2. There’s an organized protest vote

Since narrowly missing the runoff, Pérez has led protests against Ecuador’s electoral authorities, the TCE and the CNE, for what he claims are inconsistencies in the vote. On March 14, the TCE denied Pérez’s appeal, effectively ending his petition for a recount. Now, Pérez and CONAIE, Ecuador’s largest indigenous organization, are encouraging supporters to register null ballots in the runoff as a protest over the alleged electoral fraud. Still, several leaders within CONAIE, namely the organization’s president Jamie Vargas, have disagreed with the call for a null vote and instead personally endorsed Arauz. If the total number of null ballots exceeds the total of the two candidates, the entire election is voided under Ecuadoran law. A March EurekNow poll shows that about 12.4 percent of all first-round voters plan to cast null or blank ballots in protest.

3. Candidates are reaching out to women and young voters

In the February 7 first-round vote, Arauz and Lasso stuck with talking points around correísmo. Now, as they attempt to expand their support, they may need a new approach, and both are working to reach out to women and young voters in particular.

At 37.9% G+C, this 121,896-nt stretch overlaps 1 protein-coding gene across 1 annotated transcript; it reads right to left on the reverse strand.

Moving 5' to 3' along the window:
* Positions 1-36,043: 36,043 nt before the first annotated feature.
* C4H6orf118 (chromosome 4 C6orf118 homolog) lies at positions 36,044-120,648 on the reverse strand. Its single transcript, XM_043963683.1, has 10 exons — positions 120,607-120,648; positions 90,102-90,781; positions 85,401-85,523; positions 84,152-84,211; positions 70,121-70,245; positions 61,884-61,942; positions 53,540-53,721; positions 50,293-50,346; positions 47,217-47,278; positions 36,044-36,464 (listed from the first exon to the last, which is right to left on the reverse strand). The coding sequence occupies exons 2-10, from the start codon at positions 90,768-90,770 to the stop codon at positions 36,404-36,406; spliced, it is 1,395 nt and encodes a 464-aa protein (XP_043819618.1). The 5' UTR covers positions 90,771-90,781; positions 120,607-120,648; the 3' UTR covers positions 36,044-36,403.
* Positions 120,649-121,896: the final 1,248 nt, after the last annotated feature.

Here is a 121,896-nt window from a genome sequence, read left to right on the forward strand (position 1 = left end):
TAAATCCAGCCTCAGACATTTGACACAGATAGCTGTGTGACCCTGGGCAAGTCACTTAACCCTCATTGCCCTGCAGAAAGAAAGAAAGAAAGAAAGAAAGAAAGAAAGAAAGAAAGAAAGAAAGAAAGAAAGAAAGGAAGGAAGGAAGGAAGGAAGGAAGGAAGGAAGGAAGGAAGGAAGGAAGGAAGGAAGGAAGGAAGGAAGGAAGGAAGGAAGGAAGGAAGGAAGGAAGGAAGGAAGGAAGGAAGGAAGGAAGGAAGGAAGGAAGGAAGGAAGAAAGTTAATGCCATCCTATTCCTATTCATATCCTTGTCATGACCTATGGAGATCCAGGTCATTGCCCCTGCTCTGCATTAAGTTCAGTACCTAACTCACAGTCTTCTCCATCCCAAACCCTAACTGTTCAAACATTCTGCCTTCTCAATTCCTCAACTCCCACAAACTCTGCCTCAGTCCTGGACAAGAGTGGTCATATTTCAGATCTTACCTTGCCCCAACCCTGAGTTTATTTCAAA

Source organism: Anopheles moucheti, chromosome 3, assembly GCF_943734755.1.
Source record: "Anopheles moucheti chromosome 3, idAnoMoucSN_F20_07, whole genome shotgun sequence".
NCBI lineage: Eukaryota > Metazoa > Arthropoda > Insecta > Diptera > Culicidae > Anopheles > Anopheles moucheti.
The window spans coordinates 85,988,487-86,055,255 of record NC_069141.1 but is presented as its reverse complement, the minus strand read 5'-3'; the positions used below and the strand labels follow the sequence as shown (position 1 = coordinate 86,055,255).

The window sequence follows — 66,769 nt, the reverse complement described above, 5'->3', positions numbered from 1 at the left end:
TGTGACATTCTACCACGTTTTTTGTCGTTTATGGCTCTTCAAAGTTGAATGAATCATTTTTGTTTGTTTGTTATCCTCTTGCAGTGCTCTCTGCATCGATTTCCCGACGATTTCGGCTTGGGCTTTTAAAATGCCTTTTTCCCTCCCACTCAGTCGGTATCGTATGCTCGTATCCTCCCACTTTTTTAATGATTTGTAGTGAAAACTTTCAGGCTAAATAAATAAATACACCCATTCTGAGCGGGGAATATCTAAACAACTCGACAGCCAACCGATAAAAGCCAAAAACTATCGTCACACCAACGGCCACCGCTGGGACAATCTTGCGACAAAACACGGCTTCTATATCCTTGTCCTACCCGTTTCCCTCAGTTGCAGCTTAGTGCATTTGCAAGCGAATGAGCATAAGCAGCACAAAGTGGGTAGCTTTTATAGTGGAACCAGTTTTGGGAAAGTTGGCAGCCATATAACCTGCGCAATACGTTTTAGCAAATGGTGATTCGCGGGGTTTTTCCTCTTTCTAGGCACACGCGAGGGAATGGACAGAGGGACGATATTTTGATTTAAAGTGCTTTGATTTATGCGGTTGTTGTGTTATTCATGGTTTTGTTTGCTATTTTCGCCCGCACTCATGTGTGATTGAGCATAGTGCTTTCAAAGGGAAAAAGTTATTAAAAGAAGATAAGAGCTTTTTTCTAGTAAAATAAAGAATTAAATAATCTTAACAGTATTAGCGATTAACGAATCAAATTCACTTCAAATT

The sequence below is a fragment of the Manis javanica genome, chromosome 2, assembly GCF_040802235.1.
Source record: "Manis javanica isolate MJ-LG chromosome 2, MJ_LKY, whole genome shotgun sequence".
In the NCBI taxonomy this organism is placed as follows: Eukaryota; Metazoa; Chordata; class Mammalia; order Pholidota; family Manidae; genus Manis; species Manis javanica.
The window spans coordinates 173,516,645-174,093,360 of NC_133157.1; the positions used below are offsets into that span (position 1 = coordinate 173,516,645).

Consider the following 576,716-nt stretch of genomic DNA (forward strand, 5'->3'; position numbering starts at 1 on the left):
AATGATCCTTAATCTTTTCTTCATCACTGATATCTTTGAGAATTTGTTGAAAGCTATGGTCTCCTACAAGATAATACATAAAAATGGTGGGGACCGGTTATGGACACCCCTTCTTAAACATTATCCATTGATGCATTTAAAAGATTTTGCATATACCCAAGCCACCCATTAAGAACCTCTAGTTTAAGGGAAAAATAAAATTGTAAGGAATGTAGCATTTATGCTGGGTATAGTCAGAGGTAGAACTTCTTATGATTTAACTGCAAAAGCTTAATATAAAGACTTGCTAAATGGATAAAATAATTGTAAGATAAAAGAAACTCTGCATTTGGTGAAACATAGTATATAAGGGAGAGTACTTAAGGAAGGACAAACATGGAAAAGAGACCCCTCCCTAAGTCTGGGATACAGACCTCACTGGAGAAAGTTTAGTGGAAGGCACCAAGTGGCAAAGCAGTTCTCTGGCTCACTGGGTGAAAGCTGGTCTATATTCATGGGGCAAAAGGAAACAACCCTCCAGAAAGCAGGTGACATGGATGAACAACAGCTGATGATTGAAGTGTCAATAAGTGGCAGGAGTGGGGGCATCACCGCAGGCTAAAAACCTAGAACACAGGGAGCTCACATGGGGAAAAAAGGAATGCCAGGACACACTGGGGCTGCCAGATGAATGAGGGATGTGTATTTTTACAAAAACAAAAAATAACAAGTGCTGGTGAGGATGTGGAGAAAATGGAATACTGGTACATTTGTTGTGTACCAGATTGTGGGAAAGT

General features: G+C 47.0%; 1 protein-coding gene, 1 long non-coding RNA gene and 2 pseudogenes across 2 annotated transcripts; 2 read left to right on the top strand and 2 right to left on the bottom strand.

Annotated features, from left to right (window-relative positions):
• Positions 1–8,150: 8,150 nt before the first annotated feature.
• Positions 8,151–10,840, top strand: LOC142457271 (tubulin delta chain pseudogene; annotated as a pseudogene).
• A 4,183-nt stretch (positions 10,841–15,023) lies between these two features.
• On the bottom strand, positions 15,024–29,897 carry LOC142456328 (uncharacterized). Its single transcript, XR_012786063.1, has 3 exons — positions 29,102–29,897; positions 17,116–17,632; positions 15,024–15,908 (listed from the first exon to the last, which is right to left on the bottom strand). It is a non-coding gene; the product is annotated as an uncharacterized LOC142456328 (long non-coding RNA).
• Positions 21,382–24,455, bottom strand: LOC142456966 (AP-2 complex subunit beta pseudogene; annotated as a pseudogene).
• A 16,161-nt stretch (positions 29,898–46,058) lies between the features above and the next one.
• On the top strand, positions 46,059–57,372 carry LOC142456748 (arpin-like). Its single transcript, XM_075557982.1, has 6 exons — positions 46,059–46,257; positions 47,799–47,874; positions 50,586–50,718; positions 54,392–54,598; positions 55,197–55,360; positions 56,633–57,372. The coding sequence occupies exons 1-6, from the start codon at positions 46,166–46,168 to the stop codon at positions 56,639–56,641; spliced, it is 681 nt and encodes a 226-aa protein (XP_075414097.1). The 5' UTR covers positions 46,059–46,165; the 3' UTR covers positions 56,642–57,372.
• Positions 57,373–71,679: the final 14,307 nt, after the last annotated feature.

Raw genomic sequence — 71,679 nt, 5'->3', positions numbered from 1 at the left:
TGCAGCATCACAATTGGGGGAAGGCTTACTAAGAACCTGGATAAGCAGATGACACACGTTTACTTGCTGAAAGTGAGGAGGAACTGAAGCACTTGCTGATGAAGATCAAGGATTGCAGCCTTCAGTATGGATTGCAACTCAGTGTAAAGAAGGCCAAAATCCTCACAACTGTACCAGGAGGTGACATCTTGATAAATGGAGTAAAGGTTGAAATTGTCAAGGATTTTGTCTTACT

Young voters, who make up nearly 30 percent of the electorate, report issues like unemployment and cuts to funding for public universities among their top concerns. They also are more likely to consider candidates’ stances on social issues like race, gender, and LGBTQ rights.

Both candidates are also working to win over women. Ecuadoran women have been disproportionately impacted by the pandemic, exacerbating existing gender inequality. Citing a 66-percent increase in femicides from 2019 to 2020, activist groups are also pushing for the government to do more to combat the trend. For his part, Lasso is meeting with feminist groups and released new policies aimed at promoting gender equality, such a new ombudsman office for women. Arauz continues to trumpet a plan to provide $1,000 checks to 1 million mothers and met with women’s rights groups on International Women’s Day.